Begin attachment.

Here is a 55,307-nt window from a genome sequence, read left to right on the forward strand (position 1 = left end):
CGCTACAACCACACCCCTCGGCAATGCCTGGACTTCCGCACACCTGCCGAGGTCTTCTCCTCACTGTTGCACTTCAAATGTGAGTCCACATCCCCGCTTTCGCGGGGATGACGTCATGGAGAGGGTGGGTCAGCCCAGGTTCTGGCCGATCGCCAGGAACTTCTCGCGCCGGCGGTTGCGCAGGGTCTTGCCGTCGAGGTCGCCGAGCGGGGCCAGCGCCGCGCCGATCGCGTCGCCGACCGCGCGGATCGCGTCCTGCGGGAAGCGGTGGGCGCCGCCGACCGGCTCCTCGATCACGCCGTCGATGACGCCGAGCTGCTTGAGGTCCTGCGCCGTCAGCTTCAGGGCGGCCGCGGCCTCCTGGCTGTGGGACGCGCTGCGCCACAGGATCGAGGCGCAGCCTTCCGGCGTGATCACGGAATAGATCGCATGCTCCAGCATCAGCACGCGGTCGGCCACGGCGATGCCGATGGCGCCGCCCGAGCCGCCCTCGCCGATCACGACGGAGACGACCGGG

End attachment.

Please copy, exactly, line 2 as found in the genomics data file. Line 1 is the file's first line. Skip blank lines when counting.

CGCTACAACCACACCCCTCGGCAATGCCTGGACTTCCGCACACCTGCCGAGGTCTTCTCCTCACTGTTGCACTTCAAATGTGAGTCCACATCCCCGCTTTCGCGGGGATGACGTCATGGAGAGGGTGGGTCAGCCCAGGTTCTGGCCGATCGCCAGGAACTTCTCGCGCCGGCGGTTGCGCAGGGTCTTGCCGTCGAGGTCGCCGAGCGGGGCCAGCGCCGCGCCGATCGCGTCGCCGACCGCGCGGATCGCGTCCTGCGGGAAGCGGTGGGCGCCGCCGACCGGCTCCTCGATCACGCCGTCGATGACGCCGAGCTGCTTGAGGTCCTGCGCCGTCAGCTTCAGGGCGGCCGCGGCCTCCTGGCTGTGGGACGCGCTGCGCCACAGGATCGAGGCGCAGCCTTCCGGCGTGATCACGGAATAGATCGCATGCTCCAGCATCAGCACGCGGTCGGCCACGGCGATGCCGATGGCGCCGCCCGAGCCGCCCTCGCCGATCACGACGGAGACGACCGGG